“The three of us – your mother, you, and me – lived isolated lives for years. I was a university professor, your mother was a Ph.D. candidate in computational psychology, a brilliant woman. Brilliant but ‘nervous’ – that was said of Imogene. Yet for some reason I never understood, Imogene did not want to marry me. Her first marriage had made her very unhappy, she’d said. She did not even want to live together openly. We rarely appeared together in public. Your mother was not a social person, she had no friends. She was estranged even from her closest relatives. Eventually she had what must have been a nervous breakdown and dropped out of the Ph.D. program. She blamed me for the breakdown, and she blamed you – you were three or four by this time. She would say that being a mother had been a mistake, and for the mistake she would have to be punished. But still – in her way – she loved you. It was a burdensome sort of love, an obsessive love, a weight around her neck that made living with her almost impossible … Whenever we tried, and we tried many times, it soon became hopeless. Your mother created complications in all lives that touched hers. She was a beautiful woman in a way not every man would appreciate. She was beautiful to me. (I have not seen Imogene in more than ten years. I would not be able to bring myself to see her again, she so badly wounded me.) I loved her deeply but could not really understand her. Even when she made an effort, when she most insisted that she loved me, she seemed to resent the fact that I was close by – that a man was close by. Propinquity was painful to her. Her skin seemed to smart as if she were allergic to me – to us. You and me. She had breakdowns, illnesses. She refused to seek medical help. She was anxious about you, always anxious about you, for she didn’t really want to be a mother to you, and so she had to be extra cautious, she said. She was terrified that she would hurt you. The temptation to hurt the helpless is too strong. You can’t be weak, to resist such a temptation – she said.”

Faltering, hesitating, yet the owl-eyed man continues. Now that he has begun he cannot be stopped. He is leaning forward as Jerald, in a kind of trance, remains unmoving, paralyzed.

“Her focus shifted to you, Jerald. Obsessively. Imogene no longer trusted me to be alone with you even for a brief while. She’d run back to me after twenty minutes desperate to see you – to see if you were all right. She’d checked your breathing countless times a day – and at night – when you were an infant, terrified that you would stop breathing. As if breathing isn’t autonomous and has to be willed. It was she who had accidents with you, not me – dropping you on the stairs, overturning a pan of boiling water so that some of it splashed onto you, household accidents … When we went out together as a family she became particularly high-strung, accusing. For a long time she’d said that we would be married when her life was more ‘stable.’ But when her life was stable she became quickly bored, she couldn’t bear peacefulness. She threatened to ‘harm’ both herself and you. I made the mistake of putting pressure on her to acknowledge me as your legal father and to allow me to spend more time with you – but she refused.”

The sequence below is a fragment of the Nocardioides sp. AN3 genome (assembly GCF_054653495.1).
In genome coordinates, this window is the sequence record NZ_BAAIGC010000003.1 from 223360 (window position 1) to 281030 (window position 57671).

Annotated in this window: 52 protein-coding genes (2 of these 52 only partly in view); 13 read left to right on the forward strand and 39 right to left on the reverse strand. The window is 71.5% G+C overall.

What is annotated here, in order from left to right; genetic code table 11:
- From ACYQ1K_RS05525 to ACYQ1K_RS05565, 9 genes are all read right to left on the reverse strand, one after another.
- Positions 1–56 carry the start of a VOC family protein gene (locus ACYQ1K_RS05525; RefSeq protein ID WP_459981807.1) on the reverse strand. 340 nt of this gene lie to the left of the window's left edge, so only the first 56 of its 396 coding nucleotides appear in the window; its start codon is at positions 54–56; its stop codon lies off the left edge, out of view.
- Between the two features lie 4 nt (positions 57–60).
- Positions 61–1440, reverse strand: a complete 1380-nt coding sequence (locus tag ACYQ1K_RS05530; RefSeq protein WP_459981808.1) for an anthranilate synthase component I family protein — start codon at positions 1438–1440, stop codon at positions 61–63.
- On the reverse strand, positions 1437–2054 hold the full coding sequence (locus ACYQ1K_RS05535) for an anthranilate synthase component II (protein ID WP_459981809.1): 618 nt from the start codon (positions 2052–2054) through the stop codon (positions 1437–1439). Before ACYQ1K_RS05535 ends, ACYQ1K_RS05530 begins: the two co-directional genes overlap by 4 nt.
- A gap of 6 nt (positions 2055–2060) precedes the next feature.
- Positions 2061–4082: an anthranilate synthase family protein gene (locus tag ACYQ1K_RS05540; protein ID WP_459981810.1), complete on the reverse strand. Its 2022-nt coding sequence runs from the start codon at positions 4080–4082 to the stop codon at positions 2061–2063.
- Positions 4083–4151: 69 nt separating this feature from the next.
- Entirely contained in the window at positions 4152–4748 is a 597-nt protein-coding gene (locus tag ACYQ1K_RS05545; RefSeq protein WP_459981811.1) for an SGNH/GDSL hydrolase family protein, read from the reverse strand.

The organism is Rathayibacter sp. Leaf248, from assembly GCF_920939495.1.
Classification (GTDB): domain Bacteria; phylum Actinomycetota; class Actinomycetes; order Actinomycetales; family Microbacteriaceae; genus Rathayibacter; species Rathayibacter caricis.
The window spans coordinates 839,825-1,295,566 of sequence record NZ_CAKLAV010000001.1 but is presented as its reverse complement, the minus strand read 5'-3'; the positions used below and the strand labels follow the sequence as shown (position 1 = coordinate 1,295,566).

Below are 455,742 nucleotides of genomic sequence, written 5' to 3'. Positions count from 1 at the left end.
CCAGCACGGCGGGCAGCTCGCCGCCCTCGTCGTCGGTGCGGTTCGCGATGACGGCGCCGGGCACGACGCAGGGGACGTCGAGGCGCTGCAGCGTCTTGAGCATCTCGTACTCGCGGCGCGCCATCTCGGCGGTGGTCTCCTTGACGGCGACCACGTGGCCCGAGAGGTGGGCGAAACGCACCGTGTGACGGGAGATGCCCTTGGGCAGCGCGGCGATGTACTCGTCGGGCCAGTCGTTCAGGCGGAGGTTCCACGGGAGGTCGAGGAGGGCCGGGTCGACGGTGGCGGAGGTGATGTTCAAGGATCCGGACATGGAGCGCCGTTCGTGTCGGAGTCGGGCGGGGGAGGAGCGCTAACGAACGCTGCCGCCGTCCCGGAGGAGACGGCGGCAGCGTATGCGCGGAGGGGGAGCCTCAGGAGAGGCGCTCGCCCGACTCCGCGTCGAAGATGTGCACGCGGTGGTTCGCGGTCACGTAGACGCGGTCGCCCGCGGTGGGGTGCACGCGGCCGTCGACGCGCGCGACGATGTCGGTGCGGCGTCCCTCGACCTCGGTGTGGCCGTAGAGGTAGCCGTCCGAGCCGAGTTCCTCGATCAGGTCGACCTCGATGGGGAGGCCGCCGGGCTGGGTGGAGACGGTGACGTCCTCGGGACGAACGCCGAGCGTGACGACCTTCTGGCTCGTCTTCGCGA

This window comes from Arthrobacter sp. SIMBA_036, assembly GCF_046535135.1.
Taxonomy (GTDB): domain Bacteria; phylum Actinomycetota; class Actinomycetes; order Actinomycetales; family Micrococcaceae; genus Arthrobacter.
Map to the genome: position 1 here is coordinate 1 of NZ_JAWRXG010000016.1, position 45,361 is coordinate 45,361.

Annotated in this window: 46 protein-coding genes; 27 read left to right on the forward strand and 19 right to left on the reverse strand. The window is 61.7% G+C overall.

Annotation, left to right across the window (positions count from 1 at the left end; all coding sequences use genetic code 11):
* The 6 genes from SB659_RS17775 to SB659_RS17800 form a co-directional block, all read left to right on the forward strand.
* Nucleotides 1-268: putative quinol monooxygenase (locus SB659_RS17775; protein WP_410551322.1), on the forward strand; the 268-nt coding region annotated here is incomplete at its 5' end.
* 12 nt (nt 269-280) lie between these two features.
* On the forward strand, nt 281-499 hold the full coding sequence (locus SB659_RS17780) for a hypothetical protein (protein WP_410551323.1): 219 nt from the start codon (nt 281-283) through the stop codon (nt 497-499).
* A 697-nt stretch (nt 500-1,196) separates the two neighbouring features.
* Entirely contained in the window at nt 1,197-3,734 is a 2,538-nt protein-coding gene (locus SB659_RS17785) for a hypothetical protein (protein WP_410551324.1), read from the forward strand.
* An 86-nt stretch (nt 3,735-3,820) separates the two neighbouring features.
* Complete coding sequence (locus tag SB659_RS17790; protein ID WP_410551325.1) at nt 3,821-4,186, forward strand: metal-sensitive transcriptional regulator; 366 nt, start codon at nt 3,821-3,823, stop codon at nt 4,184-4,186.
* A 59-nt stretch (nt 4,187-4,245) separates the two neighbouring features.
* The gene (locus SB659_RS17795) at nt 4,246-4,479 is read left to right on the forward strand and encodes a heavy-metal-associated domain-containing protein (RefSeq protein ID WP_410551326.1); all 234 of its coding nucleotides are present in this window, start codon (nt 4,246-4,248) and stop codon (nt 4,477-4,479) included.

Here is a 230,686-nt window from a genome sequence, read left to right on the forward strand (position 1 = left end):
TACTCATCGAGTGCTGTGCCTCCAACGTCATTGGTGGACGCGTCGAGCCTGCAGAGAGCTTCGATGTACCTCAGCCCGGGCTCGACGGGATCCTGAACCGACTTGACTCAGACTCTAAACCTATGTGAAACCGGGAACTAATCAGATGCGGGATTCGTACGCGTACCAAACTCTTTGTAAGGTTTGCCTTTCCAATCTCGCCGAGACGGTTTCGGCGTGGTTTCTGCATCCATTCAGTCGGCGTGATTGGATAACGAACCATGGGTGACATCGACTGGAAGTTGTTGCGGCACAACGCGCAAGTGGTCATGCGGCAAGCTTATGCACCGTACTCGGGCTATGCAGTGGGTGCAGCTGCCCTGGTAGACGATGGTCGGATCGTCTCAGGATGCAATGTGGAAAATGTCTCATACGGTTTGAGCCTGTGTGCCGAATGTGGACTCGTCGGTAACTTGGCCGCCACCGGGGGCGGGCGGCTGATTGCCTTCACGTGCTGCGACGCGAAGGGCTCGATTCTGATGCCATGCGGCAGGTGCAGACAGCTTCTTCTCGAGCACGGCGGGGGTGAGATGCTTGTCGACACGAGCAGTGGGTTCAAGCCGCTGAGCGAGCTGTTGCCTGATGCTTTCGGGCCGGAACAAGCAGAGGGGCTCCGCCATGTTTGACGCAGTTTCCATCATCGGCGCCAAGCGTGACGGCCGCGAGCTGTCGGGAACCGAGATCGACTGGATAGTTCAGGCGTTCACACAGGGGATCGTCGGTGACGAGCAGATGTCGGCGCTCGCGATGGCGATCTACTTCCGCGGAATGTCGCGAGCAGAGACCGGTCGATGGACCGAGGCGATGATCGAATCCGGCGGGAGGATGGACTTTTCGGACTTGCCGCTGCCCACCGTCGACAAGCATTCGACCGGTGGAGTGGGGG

The owl-eyed man pauses. Jerald tries to think of something to say, to ask. But his throat is shut tight. He is mortified by these disclosures, even as he cannot believe that they are true.

“Yet – though it sounds unbelievable – we did many things together as a family. Our lives were bound fiercely together. I loved you and your mother so much – you were the center of my life. You were a remarkable child with your own sort of dignity. You were exceptionally quiet and watchful. And very bright. Even in preschool you were precocious. You had not much interest in other children, as other children had not much interest in you. I think it must be the same way now, judging from what I’ve seen of you on campus … You are a very dignified boy, but dignity must come at a price, of loneliness.

“It was about this time, when you were four years old, that I made the mistake, out of exasperation and despair, of putting pressure on your mother to acknowledge me as your legal father. I wanted you to have my name. I wanted your mother and me to be married, finally. But your mother reacted in a kind of panic. She became very unreasonable. She threatened to report me to the police, and accuse me of harassment. Suddenly she was insisting that you were not my son after all. She’d made a mistake, she said. She arranged for a DNA test to establish the fact that I was not your father …

“This revelation was devastating to me, heartbreaking. For years your mother had behaved as if I were your father and she was very happy with my being your father, but now it seemed that I was not your father after all. Nor was her first husband your father … Somehow, it seemed that another man, whose name I would never be told, was your biological father; but this man, according to Imogene, had no knowledge that he was your father, didn’t even know that Imogene had had a baby, for there was no connection between them. Even now it’s impossible for me to comprehend that your mother had deceived me so cruelly. Why at first she’d insisted upon convincing me that I was your father but a few years later changed her mind and wanted me out of her life – I never understood …”

In silence Jerald has been listening to these terrible words. His eyes have misted over with tears of disbelief, rage.

“It was purely by chance that I saw you at the Institute, Jerald. I recognized you at once – of course! Though it has been eleven years …”

Earnestly Owl Eyes speaks as if he has no idea how Jerald is trembling with emotion.

“If you don’t believe what I’ve been telling you, ask your mother. Ask if she remembers – ”

Again Owl Eyes speaks his name, which Jerald seems not to hear.

There is a buzzing in his ears like cicadas, deafening.

(But does Jerald remember? A man …)

(There have been men in his mother’s life. In his own young life. But so young was Jerald at the time, his memory is discontinuous and blurred as in a dream.)